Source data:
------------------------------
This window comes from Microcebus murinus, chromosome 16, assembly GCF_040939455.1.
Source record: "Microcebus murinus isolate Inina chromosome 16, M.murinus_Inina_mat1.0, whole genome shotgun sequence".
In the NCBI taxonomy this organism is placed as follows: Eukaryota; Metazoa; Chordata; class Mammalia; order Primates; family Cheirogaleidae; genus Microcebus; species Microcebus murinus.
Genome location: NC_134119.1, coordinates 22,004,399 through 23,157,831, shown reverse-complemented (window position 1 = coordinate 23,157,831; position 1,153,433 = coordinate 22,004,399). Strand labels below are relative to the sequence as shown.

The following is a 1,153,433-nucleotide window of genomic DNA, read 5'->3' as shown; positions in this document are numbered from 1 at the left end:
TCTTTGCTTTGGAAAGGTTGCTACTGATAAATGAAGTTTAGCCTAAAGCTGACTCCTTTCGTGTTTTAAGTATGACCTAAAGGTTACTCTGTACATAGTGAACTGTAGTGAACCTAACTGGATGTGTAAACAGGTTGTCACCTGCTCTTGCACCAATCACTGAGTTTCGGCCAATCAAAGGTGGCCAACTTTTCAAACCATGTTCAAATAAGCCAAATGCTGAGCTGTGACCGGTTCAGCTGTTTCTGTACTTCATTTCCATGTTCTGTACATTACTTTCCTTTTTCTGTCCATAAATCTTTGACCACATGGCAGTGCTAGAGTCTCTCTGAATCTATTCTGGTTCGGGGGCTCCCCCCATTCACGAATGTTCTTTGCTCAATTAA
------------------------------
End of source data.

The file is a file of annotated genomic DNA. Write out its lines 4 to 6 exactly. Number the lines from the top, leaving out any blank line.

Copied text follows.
Genome location: NC_134119.1, coordinates 22,004,399 through 23,157,831, shown reverse-complemented (window position 1 = coordinate 23,157,831; position 1,153,433 = coordinate 22,004,399). Strand labels below are relative to the sequence as shown.

The following is a 1,153,433-nucleotide window of genomic DNA, read 5'->3' as shown; positions in this document are numbered from 1 at the left end:
TCTTTGCTTTGGAAAGGTTGCTACTGATAAATGAAGTTTAGCCTAAAGCTGACTCCTTTCGTGTTTTAAGTATGACCTAAAGGTTACTCTGTACATAGTGAACTGTAGTGAACCTAACTGGATGTGTAAACAGGTTGTCACCTGCTCTTGCACCAATCACTGAGTTTCGGCCAATCAAAGGTGGCCAACTTTTCAAACCATGTTCAAATAAGCCAAATGCTGAGCTGTGACCGGTTCAGCTGTTTCTGTACTTCATTTCCATGTTCTGTACATTACTTTCCTTTTTCTGTCCATAAATCTTTGACCACATGGCAGTGCTAGAGTCTCTCTGAATCTATTCTGGTTCGGGGGCTCCCCCCATTCACGAATGTTCTTTGCTCAATTAA